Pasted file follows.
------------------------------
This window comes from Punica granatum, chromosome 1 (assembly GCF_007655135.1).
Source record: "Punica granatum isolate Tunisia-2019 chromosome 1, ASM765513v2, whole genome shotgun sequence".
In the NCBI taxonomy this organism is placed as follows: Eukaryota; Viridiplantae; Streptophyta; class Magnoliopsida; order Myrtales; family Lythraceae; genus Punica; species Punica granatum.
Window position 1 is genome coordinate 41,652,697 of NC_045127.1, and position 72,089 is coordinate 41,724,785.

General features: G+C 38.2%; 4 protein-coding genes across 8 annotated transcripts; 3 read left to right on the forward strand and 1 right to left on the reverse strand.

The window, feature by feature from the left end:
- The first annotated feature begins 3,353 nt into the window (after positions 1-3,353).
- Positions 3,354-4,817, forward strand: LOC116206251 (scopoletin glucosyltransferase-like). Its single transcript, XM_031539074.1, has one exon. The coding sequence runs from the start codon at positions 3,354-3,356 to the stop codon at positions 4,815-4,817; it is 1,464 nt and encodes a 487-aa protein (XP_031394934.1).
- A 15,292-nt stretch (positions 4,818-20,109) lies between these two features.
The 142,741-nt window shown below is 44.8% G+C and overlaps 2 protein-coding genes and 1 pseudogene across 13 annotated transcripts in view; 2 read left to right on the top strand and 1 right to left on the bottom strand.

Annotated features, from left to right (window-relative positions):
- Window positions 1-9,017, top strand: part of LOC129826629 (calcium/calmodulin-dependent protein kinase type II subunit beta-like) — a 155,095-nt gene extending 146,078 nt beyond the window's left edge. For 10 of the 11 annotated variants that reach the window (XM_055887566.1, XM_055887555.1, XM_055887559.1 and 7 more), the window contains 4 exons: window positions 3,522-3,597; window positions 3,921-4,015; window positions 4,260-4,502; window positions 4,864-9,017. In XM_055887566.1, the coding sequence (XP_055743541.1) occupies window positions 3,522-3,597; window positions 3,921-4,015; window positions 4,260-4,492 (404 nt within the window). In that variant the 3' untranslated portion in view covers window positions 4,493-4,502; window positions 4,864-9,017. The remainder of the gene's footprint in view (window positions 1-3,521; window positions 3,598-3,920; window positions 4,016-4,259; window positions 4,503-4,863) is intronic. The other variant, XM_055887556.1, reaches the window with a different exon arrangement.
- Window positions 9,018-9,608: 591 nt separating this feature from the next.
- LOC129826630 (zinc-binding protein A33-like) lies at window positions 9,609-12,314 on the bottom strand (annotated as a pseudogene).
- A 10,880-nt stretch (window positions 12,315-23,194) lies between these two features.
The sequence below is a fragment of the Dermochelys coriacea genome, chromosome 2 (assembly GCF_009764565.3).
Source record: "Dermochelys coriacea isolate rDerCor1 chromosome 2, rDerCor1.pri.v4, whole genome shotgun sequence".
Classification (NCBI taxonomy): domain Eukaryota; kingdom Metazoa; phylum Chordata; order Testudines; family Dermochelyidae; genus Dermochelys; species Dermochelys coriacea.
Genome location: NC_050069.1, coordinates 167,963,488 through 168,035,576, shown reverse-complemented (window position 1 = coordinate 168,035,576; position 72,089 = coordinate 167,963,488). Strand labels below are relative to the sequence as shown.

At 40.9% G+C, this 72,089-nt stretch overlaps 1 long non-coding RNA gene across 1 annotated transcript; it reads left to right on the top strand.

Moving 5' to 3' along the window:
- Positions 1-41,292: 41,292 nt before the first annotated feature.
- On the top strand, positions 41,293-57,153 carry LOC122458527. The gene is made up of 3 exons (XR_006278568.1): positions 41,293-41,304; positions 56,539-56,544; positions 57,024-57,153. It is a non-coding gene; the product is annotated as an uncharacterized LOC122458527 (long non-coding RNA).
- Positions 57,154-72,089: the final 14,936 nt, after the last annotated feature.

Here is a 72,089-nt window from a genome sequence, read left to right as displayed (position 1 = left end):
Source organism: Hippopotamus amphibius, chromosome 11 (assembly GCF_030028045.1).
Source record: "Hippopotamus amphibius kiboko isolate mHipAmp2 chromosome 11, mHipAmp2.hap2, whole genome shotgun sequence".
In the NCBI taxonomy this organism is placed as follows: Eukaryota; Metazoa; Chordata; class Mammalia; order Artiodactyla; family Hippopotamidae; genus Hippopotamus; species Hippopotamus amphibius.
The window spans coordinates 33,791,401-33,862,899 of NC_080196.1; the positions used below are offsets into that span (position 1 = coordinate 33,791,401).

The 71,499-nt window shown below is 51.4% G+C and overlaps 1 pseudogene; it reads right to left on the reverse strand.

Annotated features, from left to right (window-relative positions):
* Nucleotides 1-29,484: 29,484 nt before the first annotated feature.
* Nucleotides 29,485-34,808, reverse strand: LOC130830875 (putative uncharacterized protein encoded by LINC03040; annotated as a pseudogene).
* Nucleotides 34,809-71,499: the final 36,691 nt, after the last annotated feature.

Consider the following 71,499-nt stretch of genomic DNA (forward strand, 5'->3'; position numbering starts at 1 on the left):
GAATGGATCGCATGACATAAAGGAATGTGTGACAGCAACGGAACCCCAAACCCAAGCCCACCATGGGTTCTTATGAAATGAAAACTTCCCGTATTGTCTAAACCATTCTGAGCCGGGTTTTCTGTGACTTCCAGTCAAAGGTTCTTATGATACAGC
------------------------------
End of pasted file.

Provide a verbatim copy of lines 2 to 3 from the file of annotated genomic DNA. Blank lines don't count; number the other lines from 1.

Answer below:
Source record: "Punica granatum isolate Tunisia-2019 chromosome 1, ASM765513v2, whole genome shotgun sequence".
In the NCBI taxonomy this organism is placed as follows: Eukaryota; Viridiplantae; Streptophyta; class Magnoliopsida; order Myrtales; family Lythraceae; genus Punica; species Punica granatum.